WASHINGTON — Arizona Sen. John McCain swept to victories from coast to coast Tuesday, amassing delegates in what could be a Super Tuesday march toward the Republican presidential nomination.
McCain took the big-state bookends of California and New York and won a swath of other states across the country: Arizona, Connecticut, Delaware, Illinois, Missouri, New Jersey and Oklahoma, seizing most of their delegates.
Many of the states, including New York, were winner-take-all bonanzas that added to his growing lead and the sense that he could fast become unstoppable.
Rival Mitt Romney jumped in with victories in his home state of Massachusetts — where he was a one-term governor — and in Utah, home to his Mormon faith. He added wins across the Plains in Minnesota, North Dakota, Montana and Colorado.
But he lost battleground contests, and perhaps the mantle of chief challenger, to former Arkansas Gov. Mike Huckabee.
Romney was outmaneuvered in an old-fashioned state convention, losing unexpectedly to Huckabee in West Virginia.
Huckabee also took Alabama, Georgia, Tennessee and his home state of Arkansas.
The contests were part of an unprecedented coast-to-coast showdown that McCain said clearly established him as the man to beat for the Republican nomination.
"We've won some of the biggest states in the country," McCain told supporters in Phoenix. "We've won primaries in the West, the South, the Midwest and the Northeast. ...We are the Republican Party front-runner for the nomination."
His two chief rivals fought for the right to emerge as the anti-McCain, hoping to rally conservatives looking for a viable alternative.
Fresh from wins in the South, Huckabee said Tuesday evening that he, not Romney, would lead the anti-McCain forces into the weeks ahead.
"A lot of people have been trying to say this is a two-man race. Well, you know what, it is. And we're in it," he said to cheering supporters in Little Rock, Ark.
"We're still on our feet, and much to the amazement of many, we're getting there."
Romney vowed to press on.
"This campaign's going on," he told cheering supporters in Boston. "There's some people who thought it was all going to be done tonight. But it's not all done tonight. We're going to keep on battling. We're going to go all the way to the convention."
Influential talk-radio hosts such as Rush Limbaugh and Sean Hannity spent Tuesday again berating McCain as a liberal and talking up Romney. Social conservative James Dobson, the head of the Colorado-based group Focus on the Family, announced Tuesday that he wouldn't vote for McCain even if he won the nomination — but he did not back Romney.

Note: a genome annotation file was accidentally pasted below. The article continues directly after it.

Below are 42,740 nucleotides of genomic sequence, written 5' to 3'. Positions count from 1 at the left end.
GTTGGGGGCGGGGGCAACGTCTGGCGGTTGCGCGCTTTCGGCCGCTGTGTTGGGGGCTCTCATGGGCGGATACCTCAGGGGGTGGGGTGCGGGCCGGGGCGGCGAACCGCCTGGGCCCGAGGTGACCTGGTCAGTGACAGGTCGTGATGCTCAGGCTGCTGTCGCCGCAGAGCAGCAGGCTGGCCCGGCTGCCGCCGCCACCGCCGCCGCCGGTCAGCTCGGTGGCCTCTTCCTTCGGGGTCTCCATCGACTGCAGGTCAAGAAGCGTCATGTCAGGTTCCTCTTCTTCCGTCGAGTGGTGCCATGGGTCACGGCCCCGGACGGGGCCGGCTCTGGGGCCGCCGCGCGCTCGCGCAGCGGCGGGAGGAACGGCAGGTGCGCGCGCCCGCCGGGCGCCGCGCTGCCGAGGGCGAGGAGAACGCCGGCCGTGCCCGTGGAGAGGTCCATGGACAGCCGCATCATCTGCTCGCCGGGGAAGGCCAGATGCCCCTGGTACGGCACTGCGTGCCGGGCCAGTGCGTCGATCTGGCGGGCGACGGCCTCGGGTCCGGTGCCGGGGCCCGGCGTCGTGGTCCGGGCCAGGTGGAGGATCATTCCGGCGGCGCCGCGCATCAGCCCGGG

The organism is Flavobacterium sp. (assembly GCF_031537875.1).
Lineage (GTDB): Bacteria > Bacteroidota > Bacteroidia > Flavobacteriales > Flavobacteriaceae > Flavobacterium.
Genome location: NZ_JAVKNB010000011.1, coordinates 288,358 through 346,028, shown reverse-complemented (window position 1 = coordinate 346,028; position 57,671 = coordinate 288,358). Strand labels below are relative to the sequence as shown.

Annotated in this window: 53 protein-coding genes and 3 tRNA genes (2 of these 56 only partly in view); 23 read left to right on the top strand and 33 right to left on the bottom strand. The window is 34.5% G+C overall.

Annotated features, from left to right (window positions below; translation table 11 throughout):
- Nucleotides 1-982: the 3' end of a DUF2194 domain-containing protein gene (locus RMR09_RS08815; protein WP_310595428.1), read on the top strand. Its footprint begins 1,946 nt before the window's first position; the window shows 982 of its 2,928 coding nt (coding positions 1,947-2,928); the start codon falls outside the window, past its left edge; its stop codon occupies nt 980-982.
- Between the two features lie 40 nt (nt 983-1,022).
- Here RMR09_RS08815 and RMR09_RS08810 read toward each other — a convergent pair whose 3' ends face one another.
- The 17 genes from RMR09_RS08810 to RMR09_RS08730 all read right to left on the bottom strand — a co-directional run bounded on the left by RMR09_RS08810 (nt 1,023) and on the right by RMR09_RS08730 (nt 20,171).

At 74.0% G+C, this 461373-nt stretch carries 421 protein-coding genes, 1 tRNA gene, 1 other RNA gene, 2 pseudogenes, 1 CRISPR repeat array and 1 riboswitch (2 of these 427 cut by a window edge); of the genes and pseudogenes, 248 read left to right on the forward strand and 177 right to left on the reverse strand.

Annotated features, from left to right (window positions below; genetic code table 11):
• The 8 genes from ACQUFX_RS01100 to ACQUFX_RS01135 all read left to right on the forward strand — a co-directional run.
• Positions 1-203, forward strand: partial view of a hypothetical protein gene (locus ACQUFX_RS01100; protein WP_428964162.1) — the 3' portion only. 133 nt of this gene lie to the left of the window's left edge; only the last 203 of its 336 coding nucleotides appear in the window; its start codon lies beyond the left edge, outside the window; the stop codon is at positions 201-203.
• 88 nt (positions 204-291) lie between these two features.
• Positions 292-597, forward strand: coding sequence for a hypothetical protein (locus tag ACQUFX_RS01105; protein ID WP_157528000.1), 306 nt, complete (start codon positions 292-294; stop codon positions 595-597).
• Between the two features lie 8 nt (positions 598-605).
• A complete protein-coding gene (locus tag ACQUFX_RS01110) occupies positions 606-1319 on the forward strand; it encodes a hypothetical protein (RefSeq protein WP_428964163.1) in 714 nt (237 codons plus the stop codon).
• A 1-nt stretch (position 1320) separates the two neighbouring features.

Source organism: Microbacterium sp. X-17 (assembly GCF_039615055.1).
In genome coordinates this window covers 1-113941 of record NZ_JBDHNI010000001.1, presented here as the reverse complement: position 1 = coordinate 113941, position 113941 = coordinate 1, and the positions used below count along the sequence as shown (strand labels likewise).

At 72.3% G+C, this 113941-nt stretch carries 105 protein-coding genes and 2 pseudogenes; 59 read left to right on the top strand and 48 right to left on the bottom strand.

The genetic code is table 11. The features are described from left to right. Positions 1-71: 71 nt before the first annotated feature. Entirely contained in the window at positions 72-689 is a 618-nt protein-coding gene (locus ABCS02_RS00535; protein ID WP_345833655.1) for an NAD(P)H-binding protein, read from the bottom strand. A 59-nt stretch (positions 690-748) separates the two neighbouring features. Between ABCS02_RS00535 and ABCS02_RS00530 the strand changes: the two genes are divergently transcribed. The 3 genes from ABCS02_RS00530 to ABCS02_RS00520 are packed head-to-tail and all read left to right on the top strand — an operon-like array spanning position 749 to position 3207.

"Senator McCain is not a conservative and, in fact, has gone out of his way to stick his thumb in the eyes of those who are," Dobson said.�
Across the Super Tuesday landscape, McCain and Romney split Republican party regulars, while McCain had a big edge among independents, according to exit polls.
McCain had the edge among those who called themselves somewhat conservative, while Romney had the edge among those calling themselves very conservative.
None had a clear advantage among evangelical Christians, who split three ways.
McCain proclaimed himself the true conservative in the race, and he criticized Romney as the liberal.
Speaking to reluctant conservatives, he also said he'd be the party's best chance to win the White House.
"I defeat (Hillary) Clinton and (Barack) Obama in a general election matchup," he said. "I have the ability to attract independents."
He even predicted that he'd win California in the fall, which hasn't gone for a Republican since the elder George Bush won it in 1988.
"I will win California," McCain said. "I will campaign in California. California is a vital state for any Republican who wants to be president of the United States, and you'll be seeing a lot of me in California as the nominee of the Republican Party. We will not write off the state of California."
In one of the day's more interesting turns, McCain forces worked a state convention in West Virginia to deny an early win for Romney, helping deliver the state and its 18 delegates instead to Huckabee.
Romney led on the first ballot, with Huckabee in second and McCain in third. Too far back to win, the McCain camp threw its support to Huckabee and gave him enough votes to win on a second ballot.
Romney supporters called it a dirty trick.
"This is what Senator McCain's inside-Washington ways look like: He cut a backroom deal with the tax-and-spend candidate he thought could best stop Governor Romney's campaign of conservative change," said Romney campaign manager Beth Myers.
Republicans awarded 1,009 delegates in 21 states Tuesday, 42 percent of the total that will select the party's nominee at the Republican National Convention in the summer.
McCain couldn't secure the nomination Tuesday even if he'd won every one of the delegates. He started the day with 93, Romney had 77 and Huckabee had 58.
But winning a sizable majority would give him a big lead in delegates and undeniable momentum heading into the rest of the contests.